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How Rdio Stole all the Music and Gave it to All of Us [November 5 2012]

My old days of listening to music.

“We’ve got all you music. Surrender a fee and it’s yours.”

This sounds like a ransom note from a villain. It’s not. This is the promise of music services like Rdio and Spotify.

And it’s great.

I remember feeling hesitant when the digital age began. I liked putting my favourite albums on display. After some time, I realized that I never actually looked at them and it was just more _stuff_ to carry around. I slowly stopped buying physical CDs. This was liberating.

Then came the iTunes age. I would buy albums and store them in a nice folder that kept growing. Backed up with Backblaze too. However, I now look at some of this music and I’ve either listened it to death or I’ve changed my mind about it. In all cases, most of the time, I just listen to the more recent great stuff.

That last part has been a problem for me in the last few years. You know how it is. When you become a dad, you’ve got less free time. I know some dads that are still up-to-date on the latest great music but I think you’ve got only a few picks to make when you’ve got less free time. I chose photography and software. I had to give up on music. Thankfully, some of the bands I was listening to are still doing some innovative work so I wasn’t  _completely _out.

When I moved this year, I also decided to try to get back into it a bit more. Ideally without having to put too much time into it. My priorities hadn’t changed. I tried Spotify and Pandora. I didn’t have such a good experience with Spotify. Even though I had access to a huge selection, I just didn’t know what to look for. Pandora was definitely better in that regard. I could use something I knew as a reference and get a radio station with potentially good picks. That was unsatisfying to me though. When you stumble on a great track and want to listen to more of that band, you’re left on your own.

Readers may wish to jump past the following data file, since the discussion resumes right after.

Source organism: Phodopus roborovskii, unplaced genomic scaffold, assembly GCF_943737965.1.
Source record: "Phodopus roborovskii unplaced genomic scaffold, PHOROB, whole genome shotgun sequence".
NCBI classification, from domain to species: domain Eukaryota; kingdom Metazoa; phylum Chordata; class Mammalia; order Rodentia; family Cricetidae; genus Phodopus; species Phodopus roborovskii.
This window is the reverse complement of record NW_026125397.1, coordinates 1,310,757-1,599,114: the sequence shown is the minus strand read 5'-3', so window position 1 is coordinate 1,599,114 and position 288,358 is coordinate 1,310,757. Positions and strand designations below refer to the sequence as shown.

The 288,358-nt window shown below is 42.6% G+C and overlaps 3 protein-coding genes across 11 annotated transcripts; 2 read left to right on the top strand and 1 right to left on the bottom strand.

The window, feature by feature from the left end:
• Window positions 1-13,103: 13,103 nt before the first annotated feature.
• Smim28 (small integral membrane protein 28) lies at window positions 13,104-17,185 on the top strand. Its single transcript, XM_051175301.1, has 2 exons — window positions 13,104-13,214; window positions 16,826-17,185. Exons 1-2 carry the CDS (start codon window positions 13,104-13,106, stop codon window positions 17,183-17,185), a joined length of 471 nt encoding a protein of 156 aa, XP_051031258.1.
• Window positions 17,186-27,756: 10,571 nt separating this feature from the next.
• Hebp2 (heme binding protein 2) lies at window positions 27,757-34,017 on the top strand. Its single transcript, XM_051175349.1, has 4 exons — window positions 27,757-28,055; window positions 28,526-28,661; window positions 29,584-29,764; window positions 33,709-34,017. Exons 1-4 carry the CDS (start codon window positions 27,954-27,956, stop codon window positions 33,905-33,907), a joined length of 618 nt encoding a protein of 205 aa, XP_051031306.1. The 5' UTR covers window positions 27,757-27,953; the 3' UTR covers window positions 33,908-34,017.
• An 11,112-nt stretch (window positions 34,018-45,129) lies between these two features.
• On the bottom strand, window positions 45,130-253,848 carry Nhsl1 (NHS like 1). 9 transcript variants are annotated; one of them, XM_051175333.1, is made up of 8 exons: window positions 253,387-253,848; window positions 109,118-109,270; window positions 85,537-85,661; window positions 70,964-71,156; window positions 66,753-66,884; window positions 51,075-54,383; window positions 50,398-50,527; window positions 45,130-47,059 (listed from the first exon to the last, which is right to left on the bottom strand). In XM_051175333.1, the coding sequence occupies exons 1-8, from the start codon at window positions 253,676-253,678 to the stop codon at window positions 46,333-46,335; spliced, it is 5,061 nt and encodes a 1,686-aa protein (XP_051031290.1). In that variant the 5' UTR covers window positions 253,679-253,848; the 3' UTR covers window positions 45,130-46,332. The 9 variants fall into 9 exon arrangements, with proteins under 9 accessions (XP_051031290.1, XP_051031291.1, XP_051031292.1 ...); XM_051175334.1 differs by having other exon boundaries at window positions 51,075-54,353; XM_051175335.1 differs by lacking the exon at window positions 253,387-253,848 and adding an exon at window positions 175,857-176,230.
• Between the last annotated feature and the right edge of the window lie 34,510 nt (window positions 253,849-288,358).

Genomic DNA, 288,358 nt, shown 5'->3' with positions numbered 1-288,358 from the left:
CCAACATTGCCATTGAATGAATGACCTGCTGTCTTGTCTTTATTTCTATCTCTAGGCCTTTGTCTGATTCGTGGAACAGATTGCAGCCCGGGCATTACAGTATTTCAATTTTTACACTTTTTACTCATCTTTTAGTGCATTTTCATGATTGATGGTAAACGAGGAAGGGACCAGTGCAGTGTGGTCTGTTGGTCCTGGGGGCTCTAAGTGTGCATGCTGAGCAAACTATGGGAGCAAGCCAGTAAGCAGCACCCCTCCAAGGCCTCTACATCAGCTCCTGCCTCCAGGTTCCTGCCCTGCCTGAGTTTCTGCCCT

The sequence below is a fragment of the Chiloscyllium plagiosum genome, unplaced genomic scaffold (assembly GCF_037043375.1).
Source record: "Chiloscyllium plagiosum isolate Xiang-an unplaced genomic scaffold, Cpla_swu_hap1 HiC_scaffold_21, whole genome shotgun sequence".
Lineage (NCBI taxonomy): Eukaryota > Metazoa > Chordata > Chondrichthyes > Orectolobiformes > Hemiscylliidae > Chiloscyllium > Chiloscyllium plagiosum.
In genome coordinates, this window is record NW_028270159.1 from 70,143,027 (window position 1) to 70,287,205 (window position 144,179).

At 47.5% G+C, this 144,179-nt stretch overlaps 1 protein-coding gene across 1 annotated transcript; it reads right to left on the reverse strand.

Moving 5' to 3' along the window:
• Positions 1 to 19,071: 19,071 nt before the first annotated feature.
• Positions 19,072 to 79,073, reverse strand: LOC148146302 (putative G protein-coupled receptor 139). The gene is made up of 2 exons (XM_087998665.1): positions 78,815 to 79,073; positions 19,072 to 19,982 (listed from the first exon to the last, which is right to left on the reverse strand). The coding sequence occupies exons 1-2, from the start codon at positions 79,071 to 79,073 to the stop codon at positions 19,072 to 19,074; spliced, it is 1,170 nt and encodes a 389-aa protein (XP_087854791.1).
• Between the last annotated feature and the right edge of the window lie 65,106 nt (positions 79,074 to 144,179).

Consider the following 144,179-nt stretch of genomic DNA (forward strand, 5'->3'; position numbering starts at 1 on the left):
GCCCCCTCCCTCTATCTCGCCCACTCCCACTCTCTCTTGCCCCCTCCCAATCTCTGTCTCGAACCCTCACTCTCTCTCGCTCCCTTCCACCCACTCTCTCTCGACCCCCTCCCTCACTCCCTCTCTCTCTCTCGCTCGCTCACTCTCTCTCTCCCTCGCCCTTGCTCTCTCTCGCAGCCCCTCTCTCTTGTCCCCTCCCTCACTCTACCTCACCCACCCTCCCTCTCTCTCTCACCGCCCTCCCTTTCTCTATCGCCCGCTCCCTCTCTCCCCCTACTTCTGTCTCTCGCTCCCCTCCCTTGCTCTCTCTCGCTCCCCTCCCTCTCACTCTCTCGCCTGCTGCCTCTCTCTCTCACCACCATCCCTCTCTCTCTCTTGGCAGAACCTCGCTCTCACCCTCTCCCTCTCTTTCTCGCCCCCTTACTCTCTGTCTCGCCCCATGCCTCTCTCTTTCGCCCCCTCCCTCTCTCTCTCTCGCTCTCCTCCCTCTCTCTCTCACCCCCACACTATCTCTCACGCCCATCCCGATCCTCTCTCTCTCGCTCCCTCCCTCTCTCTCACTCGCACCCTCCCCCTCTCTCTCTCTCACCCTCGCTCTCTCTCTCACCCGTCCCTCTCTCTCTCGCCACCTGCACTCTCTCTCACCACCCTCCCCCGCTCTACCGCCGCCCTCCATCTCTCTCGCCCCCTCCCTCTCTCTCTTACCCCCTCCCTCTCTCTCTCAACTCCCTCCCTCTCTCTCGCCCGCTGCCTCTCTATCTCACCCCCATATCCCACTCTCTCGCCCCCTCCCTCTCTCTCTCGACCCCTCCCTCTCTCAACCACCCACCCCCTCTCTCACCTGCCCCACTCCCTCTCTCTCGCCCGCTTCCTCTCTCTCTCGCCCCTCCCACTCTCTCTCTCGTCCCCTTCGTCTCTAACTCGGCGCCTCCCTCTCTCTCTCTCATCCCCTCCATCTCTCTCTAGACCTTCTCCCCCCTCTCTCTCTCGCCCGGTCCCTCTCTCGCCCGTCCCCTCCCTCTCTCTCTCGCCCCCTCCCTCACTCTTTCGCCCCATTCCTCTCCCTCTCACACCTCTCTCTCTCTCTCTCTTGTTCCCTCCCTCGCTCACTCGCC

Enter Rdio. After reading good words about it, I decided give the trial a try. I liked it. I still do.

Specifically, I had access to playlists that were a great starting point (like pitchfork’s best songs). Then, as I discovered things I liked, I could add bands and albums to my collection and even synchronize them to my iPhone.

And that’s all I need.

Easy discovery with trusted curated content and access to an exhaustive music library. Sure, I have to pay every month. But, one month of Rdio is the price of a single album on iTunes. Yes, I lose it all if I decide to cancel. When you think about it though, that music I was listening to a few months ago isn’t really what I’m going to want to listen to in two months anyway. Also, if I were to find another solution, I’ll probably have the same music there anyway. And if not, that’s fine too.

The really cool thing about all of this though goes beyond easy access to music: No more stuff. Nothing to carry around. This is definitely more liberating that the jump to the digital age. This is acknowledging that we change and we might not have to keep all of our things from the past with us because we cherished it at some point.

I still have stuff I’m carrying along with me, way _too_ much. I know. Hopefully though, this stuff is now more of my own creations (or my creation tools) than stuff I acquire. Not ideal, but better.

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